Where should you install tSQLt?
I think it is useful, at this point, to start to talk about a high level, development workflow for writing T-SQL. If we start with writing a new stored procedure, for example, the steps from sitting down starting to write the code all the way to deploying to production are something like:
- Understand the requirements
- Write the code against a private developer instance
- Test the code
- Deploy to another environment
- Have the new code tested and approved
- Deploy to production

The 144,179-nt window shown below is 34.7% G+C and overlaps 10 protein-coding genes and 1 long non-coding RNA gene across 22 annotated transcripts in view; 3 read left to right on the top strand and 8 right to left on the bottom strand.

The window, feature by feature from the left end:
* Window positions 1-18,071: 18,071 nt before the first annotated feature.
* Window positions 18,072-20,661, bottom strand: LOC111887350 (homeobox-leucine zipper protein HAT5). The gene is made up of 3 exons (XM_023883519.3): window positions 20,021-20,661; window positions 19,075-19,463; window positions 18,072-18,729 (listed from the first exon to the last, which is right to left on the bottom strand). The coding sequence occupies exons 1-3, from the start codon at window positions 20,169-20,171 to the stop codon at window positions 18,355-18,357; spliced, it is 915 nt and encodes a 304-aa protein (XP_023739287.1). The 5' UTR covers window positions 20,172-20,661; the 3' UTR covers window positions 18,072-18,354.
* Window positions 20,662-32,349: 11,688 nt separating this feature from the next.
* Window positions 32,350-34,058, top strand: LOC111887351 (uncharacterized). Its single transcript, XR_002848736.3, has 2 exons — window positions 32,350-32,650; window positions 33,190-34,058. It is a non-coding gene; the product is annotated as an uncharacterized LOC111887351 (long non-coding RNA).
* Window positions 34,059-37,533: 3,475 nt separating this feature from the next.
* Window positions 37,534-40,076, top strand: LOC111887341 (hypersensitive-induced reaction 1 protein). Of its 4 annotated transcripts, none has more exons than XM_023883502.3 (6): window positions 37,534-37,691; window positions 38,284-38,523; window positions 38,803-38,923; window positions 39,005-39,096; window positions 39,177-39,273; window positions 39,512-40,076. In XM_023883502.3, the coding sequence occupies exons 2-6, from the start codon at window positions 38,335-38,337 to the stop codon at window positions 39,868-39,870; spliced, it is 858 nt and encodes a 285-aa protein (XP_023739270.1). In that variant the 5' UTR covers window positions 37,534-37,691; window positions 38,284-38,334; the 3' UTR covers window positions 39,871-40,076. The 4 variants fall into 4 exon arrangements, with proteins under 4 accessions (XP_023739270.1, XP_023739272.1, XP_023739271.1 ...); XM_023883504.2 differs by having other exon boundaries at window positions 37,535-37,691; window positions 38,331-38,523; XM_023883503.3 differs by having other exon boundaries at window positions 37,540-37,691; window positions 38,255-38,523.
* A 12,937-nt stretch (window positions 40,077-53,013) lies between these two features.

If you have a full ci/cd pipeline with source control, then there will be some additional steps, but we will assume you are learning to write tSQLt tests so that you can start using ci/cd :)
The key point here is that you run your code on a private developer instance, if you share a database with other developers, using tSQLt will cause problems when multiple people use it and the same tables, at the same time.
So, where should you install tSQLt? The answer is a private developer database. I would go further and say that the database needs no data in at all, but we can leave this point for next week when we will go into this in detail.